But you won’t find the ‘great deals’ at these luxury or resort-style love hotels. The ‘great deals’ are at the small, shady love hotels. The hotels where the average stay is an hour or two and not even a full night. The hotels that are just not cleaned as thoroughly. Love hotels can be a great experience—but not for your whole trip.
Better advice: Stay at a business hotel or a capsule hotel if you want to save on accommodations. Try an ‘adult’s only’ love hotel for the experience.
Leave your passport at the hotel
“Can I just bring a copy of my passport?”
Don’t do that. It’s the law that everyone who is not a Japanese national carry proper identification. For foreign residents, that means your residence card (zairyuu card 在留カード), and for tourists, that means your passport. If you are caught without it, you can face criminal penalties including a fine of up to JPY 200,000.
Now, how do the police find out if you’re not carrying your ID? They can ask. And while they are legally supposed to have a reason for asking you to show your ID, that’s not always the case. Many people—including some I personally know—have been randomly stopped and asked to show identification.
Besides, there are many times you’ll need your passport while in Japan. If you want to claim any tax-free incentives at stores, you will need your passport. If you’ve purchased a JR Pass and need to activate it, you’ll need your passport.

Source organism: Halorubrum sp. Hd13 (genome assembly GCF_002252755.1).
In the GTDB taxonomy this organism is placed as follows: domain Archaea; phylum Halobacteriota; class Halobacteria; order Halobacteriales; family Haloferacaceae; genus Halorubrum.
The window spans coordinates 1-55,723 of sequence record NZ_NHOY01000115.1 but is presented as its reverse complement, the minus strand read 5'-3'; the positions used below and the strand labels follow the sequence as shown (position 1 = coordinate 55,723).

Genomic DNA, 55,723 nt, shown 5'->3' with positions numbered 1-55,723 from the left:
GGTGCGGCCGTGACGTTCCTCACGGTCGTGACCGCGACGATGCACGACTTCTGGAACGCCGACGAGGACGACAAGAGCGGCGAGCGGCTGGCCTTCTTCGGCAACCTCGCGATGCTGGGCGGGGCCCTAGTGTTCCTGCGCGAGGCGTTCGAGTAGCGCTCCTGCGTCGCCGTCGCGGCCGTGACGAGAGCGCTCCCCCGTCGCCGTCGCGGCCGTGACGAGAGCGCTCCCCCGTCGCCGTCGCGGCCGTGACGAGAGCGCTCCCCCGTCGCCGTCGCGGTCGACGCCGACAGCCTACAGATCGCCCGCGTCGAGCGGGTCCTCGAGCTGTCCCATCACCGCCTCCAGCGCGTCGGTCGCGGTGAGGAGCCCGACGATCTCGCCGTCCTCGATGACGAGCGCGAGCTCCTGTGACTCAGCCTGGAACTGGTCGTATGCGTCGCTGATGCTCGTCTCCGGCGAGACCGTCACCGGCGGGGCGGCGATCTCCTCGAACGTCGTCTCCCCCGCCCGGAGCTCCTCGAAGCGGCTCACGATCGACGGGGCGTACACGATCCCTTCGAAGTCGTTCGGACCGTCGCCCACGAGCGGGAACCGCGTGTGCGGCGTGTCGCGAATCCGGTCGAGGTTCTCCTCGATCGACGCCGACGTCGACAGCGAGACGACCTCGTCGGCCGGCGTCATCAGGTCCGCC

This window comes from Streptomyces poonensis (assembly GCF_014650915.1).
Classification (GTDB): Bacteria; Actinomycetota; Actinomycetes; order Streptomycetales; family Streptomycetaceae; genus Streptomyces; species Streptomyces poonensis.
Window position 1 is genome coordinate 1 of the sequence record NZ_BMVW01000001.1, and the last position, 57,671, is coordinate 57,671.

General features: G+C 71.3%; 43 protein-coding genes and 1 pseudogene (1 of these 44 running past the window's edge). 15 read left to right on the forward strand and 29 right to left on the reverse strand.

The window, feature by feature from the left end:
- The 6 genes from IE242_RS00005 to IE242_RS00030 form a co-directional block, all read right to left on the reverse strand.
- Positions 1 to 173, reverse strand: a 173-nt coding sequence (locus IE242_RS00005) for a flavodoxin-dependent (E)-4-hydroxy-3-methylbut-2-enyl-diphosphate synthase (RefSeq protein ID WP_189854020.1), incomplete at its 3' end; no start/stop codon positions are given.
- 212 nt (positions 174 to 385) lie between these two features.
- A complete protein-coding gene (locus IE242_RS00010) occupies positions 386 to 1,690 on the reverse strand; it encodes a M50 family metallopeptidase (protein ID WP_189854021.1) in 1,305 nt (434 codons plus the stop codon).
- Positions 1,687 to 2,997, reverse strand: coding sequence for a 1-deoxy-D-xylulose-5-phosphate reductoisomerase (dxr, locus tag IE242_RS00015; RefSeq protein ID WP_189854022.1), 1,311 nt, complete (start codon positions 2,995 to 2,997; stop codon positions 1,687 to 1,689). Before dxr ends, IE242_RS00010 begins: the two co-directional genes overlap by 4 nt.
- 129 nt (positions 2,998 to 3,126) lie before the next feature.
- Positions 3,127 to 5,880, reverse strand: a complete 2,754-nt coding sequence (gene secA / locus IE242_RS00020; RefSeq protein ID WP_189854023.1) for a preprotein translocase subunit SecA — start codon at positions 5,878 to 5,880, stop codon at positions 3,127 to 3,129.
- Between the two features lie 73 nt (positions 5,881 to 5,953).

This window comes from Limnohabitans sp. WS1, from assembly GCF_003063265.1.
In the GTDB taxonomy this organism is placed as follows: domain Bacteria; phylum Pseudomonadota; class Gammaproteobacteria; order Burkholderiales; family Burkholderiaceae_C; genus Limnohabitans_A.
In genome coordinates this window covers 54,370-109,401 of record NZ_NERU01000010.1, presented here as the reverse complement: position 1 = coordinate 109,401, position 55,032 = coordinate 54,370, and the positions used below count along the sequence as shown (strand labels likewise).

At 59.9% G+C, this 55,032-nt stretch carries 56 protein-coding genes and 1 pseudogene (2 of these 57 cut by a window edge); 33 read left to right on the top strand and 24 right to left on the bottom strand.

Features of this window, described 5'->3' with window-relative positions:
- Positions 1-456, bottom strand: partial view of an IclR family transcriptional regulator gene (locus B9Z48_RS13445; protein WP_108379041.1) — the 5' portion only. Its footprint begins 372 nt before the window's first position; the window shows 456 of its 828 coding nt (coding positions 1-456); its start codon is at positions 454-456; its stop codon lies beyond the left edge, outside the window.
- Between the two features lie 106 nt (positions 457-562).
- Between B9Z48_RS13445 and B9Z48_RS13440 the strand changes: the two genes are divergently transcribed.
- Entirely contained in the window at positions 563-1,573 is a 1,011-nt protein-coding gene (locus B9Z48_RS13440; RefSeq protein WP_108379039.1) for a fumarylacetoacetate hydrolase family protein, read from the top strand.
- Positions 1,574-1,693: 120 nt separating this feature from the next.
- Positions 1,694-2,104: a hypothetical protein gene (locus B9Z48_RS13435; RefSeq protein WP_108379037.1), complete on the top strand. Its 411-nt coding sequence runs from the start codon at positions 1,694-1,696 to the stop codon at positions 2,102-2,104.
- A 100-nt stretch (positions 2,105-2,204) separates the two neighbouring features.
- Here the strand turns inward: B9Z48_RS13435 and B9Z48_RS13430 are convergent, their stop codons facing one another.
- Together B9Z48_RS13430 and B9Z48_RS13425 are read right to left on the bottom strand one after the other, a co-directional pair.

Better advice: Carry your passport with you at all times.
Being vegetarian/vegan/gluten-free is easy
“I’m vegetarian/vegan/gluten-free. How easy will it be for me to find things to eat?”
Not impossible, but certainly not easy. I have friends who reluctantly gave up veganism while living in Japan, and I’ve had to help others search for gluten-free alternatives. So when we talk about dietary restrictions, you need to understand Japan isn’t the most accommodating. In fact, you’d be hard-pressed to even find a Starbucks in Japan that’ll make a cup of coffee to your specifications. And most people living in Japan who have dietary restrictions end up having to make food at home.
Do you have to give up being vegetarian or vegan? No. For a week- or two-long trip, you should be fine. Most ramen broth is made with animal product. Most sushi is made with fish. A seemingly vegetarian dish can end up having bonito (dried fish flakes) sprinkled on top. But you can find some vegan ramen. You can find vegetarian sushi. Some vegetarian and vegan-friendly options include Indian, pizza, and Japanese Buddhist cuisine shojin ryori.
Gluten-free diets can also be accommodated if you research. Most Japanese noodles are made with wheat, so celiacs have to be careful of noodle dishes including ramen and udon. But buckwheat noodles, often used in soba, are safe. Shoyu (soy sauce) is made with fermented wheat, and most restaurants do not have gluten-free soy sauce. Consider bringing your own from home in a travel-sized container.
Better advice: Make a list of restaurants that can accommodate your dietary restrictions before arriving. Look online for a printable card that describes what you can and cannot eat and bring it with you.